In the first part of this series, I introduced the Theme Customizer feature, and showed the reasons why it is useful. We already know that the Theme Customizer has 4 main components: Settings, Sections, Controls and the one which controls the others is the Manager who’s important variable is
$wp_customize. We also know the way to invoke this variable for using later. In this tutorial, I plan to go deeply into these components, figure out their properties and how to register or remove components and the way to configure them as you want.
As said in the first part, this is an important component with the main task of managing the others. It initializes all necessary things, sets things up, and integrates the default components to the Theme Customizer. As it is an instance of the
WP_Class_Customize_Manager class ( located in wp-includes/wp-class-customize-manager.php ), it has some useful methods:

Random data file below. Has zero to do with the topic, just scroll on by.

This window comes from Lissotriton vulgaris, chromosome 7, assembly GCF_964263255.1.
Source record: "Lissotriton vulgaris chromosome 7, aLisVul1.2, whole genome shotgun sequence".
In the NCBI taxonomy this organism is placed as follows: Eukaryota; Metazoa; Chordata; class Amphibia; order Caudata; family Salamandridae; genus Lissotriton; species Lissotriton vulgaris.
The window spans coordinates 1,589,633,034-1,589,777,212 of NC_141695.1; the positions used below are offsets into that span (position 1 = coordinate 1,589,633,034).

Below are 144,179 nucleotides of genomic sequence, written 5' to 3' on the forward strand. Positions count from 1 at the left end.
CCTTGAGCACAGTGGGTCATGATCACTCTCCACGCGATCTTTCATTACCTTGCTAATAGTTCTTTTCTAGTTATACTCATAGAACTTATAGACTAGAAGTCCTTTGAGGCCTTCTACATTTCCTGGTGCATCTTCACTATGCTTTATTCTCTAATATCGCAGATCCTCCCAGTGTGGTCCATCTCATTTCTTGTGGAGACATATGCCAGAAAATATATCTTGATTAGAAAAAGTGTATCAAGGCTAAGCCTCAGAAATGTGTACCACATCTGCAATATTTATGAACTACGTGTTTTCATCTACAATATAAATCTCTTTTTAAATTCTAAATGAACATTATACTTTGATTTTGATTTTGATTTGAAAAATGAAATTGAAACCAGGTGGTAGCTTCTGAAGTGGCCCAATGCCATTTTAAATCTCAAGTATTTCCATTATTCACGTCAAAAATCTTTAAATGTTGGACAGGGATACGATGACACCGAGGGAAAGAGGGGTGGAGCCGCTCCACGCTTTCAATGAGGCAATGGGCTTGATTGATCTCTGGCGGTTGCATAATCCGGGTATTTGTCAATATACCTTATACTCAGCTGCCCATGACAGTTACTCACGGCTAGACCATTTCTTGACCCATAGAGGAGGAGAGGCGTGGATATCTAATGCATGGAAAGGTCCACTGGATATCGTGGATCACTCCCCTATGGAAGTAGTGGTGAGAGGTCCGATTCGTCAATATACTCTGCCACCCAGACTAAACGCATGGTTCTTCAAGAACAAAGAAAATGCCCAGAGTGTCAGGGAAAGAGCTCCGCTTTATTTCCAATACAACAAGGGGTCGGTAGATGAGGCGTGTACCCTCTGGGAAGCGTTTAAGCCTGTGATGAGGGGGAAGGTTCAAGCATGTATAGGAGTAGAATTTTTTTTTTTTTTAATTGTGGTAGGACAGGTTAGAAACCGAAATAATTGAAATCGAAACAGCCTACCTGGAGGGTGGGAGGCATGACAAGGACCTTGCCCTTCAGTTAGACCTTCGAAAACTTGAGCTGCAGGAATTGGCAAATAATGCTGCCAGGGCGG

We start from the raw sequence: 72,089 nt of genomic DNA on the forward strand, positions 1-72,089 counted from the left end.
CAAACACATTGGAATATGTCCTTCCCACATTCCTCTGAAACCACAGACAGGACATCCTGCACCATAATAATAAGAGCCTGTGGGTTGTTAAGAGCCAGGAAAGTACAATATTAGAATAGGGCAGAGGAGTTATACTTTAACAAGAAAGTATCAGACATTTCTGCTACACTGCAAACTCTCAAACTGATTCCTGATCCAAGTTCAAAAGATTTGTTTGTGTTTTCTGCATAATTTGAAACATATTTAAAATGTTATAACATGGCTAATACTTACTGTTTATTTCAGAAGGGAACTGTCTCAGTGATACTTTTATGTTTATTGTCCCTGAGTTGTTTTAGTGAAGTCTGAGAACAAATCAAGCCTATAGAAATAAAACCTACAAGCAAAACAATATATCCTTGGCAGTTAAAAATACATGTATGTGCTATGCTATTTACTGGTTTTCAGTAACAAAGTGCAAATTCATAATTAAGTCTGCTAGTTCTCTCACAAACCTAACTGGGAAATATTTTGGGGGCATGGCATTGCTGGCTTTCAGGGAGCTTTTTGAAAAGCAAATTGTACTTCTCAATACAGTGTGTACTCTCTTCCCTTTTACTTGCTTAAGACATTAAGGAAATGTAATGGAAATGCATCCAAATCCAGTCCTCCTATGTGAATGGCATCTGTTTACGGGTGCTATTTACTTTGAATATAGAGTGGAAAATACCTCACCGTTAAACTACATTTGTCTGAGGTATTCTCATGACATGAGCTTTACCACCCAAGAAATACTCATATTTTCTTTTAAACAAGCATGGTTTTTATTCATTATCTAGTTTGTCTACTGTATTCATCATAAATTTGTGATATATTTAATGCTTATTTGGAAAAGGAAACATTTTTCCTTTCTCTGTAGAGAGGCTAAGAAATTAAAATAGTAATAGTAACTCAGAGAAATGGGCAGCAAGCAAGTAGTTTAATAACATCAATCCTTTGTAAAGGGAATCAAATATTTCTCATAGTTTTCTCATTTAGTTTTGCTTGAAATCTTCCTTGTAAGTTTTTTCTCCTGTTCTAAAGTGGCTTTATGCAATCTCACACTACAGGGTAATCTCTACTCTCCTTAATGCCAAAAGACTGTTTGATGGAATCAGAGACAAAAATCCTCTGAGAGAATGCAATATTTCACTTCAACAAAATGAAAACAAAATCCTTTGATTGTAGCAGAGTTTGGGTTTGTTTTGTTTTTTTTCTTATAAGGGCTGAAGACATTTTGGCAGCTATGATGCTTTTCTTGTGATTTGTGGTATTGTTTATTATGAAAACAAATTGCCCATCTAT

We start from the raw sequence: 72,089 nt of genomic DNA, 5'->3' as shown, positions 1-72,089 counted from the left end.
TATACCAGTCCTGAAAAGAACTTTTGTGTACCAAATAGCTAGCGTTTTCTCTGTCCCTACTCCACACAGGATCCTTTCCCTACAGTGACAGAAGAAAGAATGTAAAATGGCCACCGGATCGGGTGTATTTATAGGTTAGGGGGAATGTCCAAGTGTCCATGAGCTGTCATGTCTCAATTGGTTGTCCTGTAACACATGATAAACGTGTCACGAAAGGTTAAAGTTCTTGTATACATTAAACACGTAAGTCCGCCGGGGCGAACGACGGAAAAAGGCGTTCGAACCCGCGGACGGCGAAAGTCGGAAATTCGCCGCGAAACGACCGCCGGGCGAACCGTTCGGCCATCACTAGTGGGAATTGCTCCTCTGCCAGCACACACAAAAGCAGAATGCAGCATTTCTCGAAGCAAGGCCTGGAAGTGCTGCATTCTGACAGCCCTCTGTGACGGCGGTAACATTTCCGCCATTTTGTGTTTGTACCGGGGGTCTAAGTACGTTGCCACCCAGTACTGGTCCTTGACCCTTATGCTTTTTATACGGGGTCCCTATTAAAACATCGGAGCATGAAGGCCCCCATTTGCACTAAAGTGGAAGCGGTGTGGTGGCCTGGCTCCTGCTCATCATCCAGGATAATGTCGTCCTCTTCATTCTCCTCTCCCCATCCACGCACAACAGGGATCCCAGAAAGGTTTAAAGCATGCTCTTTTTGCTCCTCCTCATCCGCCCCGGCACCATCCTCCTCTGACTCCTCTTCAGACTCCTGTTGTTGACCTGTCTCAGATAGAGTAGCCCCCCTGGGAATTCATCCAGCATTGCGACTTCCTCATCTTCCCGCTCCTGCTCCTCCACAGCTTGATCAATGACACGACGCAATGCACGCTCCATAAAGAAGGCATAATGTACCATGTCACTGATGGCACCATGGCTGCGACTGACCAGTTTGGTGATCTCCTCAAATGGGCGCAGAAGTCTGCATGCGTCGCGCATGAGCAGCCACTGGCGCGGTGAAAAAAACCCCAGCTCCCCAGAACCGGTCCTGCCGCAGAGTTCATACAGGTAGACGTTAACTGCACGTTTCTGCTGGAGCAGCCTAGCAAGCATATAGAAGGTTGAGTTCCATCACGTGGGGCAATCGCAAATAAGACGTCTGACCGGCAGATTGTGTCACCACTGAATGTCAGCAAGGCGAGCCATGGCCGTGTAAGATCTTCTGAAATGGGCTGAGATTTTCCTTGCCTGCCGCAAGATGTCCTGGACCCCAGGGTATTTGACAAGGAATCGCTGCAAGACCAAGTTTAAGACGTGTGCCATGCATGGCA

Get all sections, settings or controls list:
$wp_customize->sections(); // return an array with the id is the id of section/setting/control, $wp_customize->settings(); // and the value is Section/Setting/Control object. $wp_customize->controls(); //
For getting a component, we could use:
$wp_customize->get_section( 'id' ); $wp_customize->get_setting( 'id' ); // Remember to pass the id as argument. $wp_customize->get_control( 'id' );
Or remove components:
$wp_customize->remove_section( 'id' ); $wp_customize->remove_setting( 'id' ); // Remember to pass the id as argument. $wp_customize->remove_control( 'id' );
Manager also has some other important methods including:
$wp_customize->add_section( 'id', array() ); // The first argument is the id of component $wp_customize->add_setting( 'id', array() ); // The second one is an array of property-value pairs $wp_customize->add_control( 'id', array() ); // passing to component object.